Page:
The process is roughly the same for the LogStream objects (Fig. 8): cctool is used to change log levels and log flags and they can be set differently for console and CoreCapture logs. Unfortunately, there is no list of the available loglevels and flags for macOS, but most default values from the iOS configuration profile can also be adapted for macOS. Values can be set to the maximum value with -1, resulting in, e.g., 0xffffffff.

A full example for the Broadcom driver and IO80211PeerManager (the main class handling AWDL in IO80211Family) is presented in Fig. 9. Capture files are saved to /Library/Logs/CrashReporter/CoreCapture.

Figure 8: CoreCapture LogStream properties
export CCTOOL=/System/Library/PrivateFrameworks/CoreCaptureControl.framework/Resources/cctool
sudo $CCTOOL -o -p DriverLogs -x 1
sudo $CCTOOL -o -p DriverLogs -s DriverLogs -l 5 -f 8388608
sudo $CCTOOL -o -p IO80211AWDLPeerManager -x 1
sudo $CCTOOL -o -p IO80211AWDLPeerManager -s bpfIO80211Awdl -l 5 -f 27358198660246032 -g 1 -m 0
sudo $CCTOOL -o "*" -p "*" -c manual_dump
Figure 9: cctool commands using log settings from Apples iOS profile

4.3 Increasing driver output on macOS further

More debug information is available in macOS by enabling additional flags in the boot arguments. The boot arguments need to be present in the NVRAM when the system boots. Thus, this is not possible with unrooted iOS devices. On macOS, access to the NVRAM is blocked by System Integrity Protection (SIP). This can be circumvented by booting the computer in recovery mode by pressing cmd+R during a reboot. The terminal can be accessed in the menu bar and the commands listed in Fig. 10

can be applied. These enable very verbose information in CoreCapture, although they could probably be set more selectively.

We note that disabling part of SIP which implements key security features of macOS renders the system vulnerable to attacks. Thus, we recommend to only do this on a dedicated and non-production machine.

csrutil enable --without nvram
nvram boot-args=debug=0x10000 awdl_log_flags=0xffffffffffffffff awdl_log_flags_verbose=0xffffffffffffffff awdl_log_flags_config=1 wlan.debug.enable=0xff
Figure 10: Disabling part of theSystem Integrity Protection and setting the boot-args NVRAM variable

5 A CoreCapture trace folder in detail

An exemplary capture is shown in Fig. 11. The Metadata folder holds information about the system and the time of the capture. The data folder holds the folder with output from Apple’s higher level IEEE 802.11 stack and a adapter-specific folder such as with more device-specific output. This mirrors the structure of the pipes and streams in the I/O Registry. Table 1 shows the content of these folders and their file format.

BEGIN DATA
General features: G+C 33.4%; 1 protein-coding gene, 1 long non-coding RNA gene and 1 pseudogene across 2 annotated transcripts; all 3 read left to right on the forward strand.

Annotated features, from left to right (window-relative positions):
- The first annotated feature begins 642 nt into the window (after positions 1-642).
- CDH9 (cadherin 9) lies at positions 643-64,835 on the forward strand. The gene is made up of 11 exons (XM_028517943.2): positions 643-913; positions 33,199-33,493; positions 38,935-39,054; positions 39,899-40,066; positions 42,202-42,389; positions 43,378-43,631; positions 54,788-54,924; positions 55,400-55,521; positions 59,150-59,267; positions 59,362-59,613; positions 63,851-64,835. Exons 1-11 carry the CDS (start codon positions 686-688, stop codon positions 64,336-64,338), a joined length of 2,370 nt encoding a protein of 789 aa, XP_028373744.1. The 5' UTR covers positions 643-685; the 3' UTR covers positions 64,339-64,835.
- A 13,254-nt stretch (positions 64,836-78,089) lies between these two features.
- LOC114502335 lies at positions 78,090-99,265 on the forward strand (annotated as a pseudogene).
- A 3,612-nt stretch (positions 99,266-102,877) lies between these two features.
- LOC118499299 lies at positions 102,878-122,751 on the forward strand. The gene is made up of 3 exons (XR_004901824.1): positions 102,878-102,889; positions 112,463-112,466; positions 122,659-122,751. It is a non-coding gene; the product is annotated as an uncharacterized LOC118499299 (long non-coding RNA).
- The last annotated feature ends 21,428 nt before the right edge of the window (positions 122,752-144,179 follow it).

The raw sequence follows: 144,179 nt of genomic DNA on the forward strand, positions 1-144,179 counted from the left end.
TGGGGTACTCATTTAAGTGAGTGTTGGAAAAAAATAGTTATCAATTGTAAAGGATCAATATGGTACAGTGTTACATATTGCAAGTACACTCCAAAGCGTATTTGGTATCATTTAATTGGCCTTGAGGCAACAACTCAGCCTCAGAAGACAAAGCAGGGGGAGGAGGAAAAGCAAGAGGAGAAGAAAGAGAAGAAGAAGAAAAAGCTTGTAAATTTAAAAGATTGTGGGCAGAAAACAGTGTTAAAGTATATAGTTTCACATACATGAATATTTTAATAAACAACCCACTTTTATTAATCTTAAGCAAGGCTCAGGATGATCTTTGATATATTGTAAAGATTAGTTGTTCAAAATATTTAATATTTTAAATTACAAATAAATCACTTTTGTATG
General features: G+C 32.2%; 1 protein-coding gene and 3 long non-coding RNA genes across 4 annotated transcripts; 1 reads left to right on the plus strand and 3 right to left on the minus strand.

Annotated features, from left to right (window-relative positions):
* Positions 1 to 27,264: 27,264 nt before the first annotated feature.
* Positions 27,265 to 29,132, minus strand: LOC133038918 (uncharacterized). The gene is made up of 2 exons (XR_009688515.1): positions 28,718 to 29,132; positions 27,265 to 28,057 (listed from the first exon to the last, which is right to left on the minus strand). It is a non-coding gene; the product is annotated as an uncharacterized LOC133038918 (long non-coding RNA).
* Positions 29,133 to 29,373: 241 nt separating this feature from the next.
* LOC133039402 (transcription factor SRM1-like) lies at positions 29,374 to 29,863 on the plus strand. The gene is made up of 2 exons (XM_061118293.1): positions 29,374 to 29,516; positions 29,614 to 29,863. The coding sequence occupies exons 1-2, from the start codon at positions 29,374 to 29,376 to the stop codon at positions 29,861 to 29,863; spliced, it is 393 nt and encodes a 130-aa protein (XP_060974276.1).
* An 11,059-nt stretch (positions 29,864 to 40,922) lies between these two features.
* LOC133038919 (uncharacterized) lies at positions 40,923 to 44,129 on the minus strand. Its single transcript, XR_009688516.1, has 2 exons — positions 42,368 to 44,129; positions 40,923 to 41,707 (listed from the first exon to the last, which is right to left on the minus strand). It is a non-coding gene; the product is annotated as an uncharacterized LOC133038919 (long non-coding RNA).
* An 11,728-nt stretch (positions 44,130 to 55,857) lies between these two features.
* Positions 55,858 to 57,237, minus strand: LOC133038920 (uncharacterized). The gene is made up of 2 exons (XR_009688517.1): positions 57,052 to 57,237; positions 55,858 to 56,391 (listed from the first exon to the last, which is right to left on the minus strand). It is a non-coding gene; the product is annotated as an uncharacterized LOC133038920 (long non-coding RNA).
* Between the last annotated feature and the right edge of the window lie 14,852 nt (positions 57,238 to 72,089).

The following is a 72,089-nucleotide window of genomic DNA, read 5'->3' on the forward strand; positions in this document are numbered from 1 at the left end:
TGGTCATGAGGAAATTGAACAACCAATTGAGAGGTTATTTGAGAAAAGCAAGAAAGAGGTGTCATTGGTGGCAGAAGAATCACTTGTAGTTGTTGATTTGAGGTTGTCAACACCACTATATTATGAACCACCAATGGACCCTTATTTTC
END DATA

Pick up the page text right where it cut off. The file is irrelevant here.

Figure 11: iOS CoreCapture folder
Name Content Format iOS macOS
DatapathEvents Traces for all network interfaces IOCTLs between IO80211Family and the Broadcom driver AWDL specific output PCAP
DriverLogs Broadcom driver logs TXT
FirmwareBusLogs unidentified traces PCAP
FirmwareLogs Broadcom firmware logs TXT
StateSnapshots internal state and memory dumps TXT, BIN
AssociationEvent History unidentified content, often empty XML
ControlPath IOCTLs and Events between user space and IO80211Family PCAP
IO80211AWDL PeerManager AWDL Traces, including log messages PCAP
OneStats I/O Registry output XML
IOReporters.xml I/O Registry output XML
Table 1: Overview of the files inside a CoreCapture folder

6 Wireshark Dissector

Wireshark is a modular packet analyzer and uses the PCAP format natively. Therefore, we decided to extend Wireshark with a CoreCapture dissector. We provide our CoreCapture dissector as part of our Wireshark fork at [4].

6.1 Building Wireshark

Wireshark can be compiled as described in the included Readme file. On macOS we recommend using the homebrew package manager [5]:

brew install --only-dependencies --with-qt wireshark
git clone <git url> wireshark-awdl # or download an archive
mkdir wireshark-build
cd wireshark-build
export PATH="/usr/local/opt/qt/bin:$PATH"
cmake ../wireshark-awdl
open run/

6.2 Creating DLT_USER Mapping

There is one last step to do before Wireshark can decode CoreCapture files successfully, namely, creating a mapping to the CoreCapture dissector. PCAP files are a container format for different types traces, such as 802.11, Bluetooth, Ethernet IP. A link-layer type value included in the PCAP file at creation time indicates at which layer to start the frame dissection. Apple chose to use their own proprietary format and non-unique link-layer type reserved for private use instead of existing link layer types [6] or requesting a unique identifier. Fortunately Wireshark allows to associate a custom dissector with these types:

Open the Wireshark Preferences select Protocols DLT_USER and Edit the Encapsulation table. Add User 3 (DLT=150) to the table with corecapture as payload protocol, as shown in Fig. 12.

Figure 12: Wireshark User DLTs Table